Cioran’s obsession about sanctity goes back to the inner biography of the thinker, rather than to the factual one. Having an indisputable weakness for the voluptuousness of ecstasy, he also maintains a queer duplicity towards his ultimate aspiration. The co-habitation of a mystic and a sceptic, this is eventually the equation of Cioran’s inner genetics. Apostate with the vocation of holiness, denier who weeps when facing the seduction of   Transcendence, anarchic character and irrefutable disputer, Cioran remains sensitive to the nostalgia for holiness, to the convulsions and tensions that were denied to him, but about which he had   always had an intimate intuition. Fervently impassioned by sanctity, especially women saints, Cioran does not resist the temptation, the morbid indiscretion of exploring the immodest mixture of holiness and eroticism.

The eroticism of the feminine mystic does not only refer to affective propensity, or to a nuptial metaphor, but reaches almost an organic identification between the woman saint and the “betrothed”. This does, as such, express the spiritual insufficiency of women, their inability of approaching the Absolute in a manner that overcomes the sensual. Beyond the physiological dimension, the issue of mystical ecstasy remains basically a metaphysical one. The contradiction between the emptiness of the heart and the ecstatic plenitude becomes the antithesis and unity between nothingness and being.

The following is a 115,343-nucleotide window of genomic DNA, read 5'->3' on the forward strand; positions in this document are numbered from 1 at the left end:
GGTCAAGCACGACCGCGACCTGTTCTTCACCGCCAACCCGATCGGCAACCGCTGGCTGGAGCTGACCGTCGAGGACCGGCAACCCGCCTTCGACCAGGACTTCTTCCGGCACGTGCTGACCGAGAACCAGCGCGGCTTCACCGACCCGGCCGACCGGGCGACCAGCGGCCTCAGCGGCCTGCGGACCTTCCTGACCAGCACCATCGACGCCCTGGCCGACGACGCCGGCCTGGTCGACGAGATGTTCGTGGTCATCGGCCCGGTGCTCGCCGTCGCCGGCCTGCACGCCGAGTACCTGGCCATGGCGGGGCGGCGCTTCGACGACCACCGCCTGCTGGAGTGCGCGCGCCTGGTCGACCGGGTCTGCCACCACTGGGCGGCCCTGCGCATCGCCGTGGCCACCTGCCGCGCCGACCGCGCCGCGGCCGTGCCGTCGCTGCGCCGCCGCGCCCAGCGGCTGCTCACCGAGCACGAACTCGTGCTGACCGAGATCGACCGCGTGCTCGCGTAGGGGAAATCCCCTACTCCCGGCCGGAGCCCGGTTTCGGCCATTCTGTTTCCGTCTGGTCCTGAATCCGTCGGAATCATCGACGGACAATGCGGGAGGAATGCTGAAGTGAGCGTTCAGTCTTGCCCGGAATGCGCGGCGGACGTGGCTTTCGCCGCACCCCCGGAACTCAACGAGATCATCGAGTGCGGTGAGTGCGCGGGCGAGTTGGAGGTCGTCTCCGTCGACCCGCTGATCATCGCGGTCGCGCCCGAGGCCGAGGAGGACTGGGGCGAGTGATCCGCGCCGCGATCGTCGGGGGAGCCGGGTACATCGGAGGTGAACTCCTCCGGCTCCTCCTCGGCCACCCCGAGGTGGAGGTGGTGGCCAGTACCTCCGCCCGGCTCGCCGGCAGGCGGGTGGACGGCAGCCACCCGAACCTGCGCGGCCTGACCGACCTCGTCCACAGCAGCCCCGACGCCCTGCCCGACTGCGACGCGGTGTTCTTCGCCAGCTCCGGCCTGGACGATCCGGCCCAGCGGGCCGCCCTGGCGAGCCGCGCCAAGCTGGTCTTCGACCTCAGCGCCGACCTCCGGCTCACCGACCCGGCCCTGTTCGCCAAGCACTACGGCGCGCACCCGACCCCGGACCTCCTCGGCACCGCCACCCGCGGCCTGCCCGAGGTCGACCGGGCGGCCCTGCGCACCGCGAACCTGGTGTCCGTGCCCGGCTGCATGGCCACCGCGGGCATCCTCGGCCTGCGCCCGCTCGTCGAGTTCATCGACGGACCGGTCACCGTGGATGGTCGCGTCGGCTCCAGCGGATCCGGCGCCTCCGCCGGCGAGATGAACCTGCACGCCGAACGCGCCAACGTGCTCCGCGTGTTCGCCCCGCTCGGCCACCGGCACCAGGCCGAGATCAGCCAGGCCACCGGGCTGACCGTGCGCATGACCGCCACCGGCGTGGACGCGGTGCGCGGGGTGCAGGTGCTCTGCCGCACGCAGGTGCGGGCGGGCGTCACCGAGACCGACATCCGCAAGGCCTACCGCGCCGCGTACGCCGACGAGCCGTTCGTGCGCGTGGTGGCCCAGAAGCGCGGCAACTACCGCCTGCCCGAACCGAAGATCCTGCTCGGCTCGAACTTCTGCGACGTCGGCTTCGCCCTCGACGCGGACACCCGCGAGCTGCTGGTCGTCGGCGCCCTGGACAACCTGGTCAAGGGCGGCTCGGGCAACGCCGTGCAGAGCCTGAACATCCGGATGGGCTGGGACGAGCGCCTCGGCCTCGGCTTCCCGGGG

Cioran does not offer any definition of ecstasy beside the one of holiness in the area of a metaphysical pathology. What his aphorisms though offer would represent rather a phenomenology of holiness, than a scholastic definition of it. The God that constantly shrinks away from our adoration becomes our bone of contention, and the relentless thirst of/for Eternity becomes the active force of its detraction.


Cioran’s preoccupation with music is not of a cultural or an esthetical order, neither is it in any way ‘existential’. This preoccupation occurs mainly due to the recollections of a lost Transcendence that almost all the saints refer to, regardless of the reading of this anamnesis in the sense of a pre-existence in a world of the spirit; or, on the contrary, as the recollections of a species which maintains the feeling of paradise in every individual that comes into being. Music is thus a sort of profane mystic allowing the access to Transcendence to those incapable of bringing to completion the burdens of asceticism.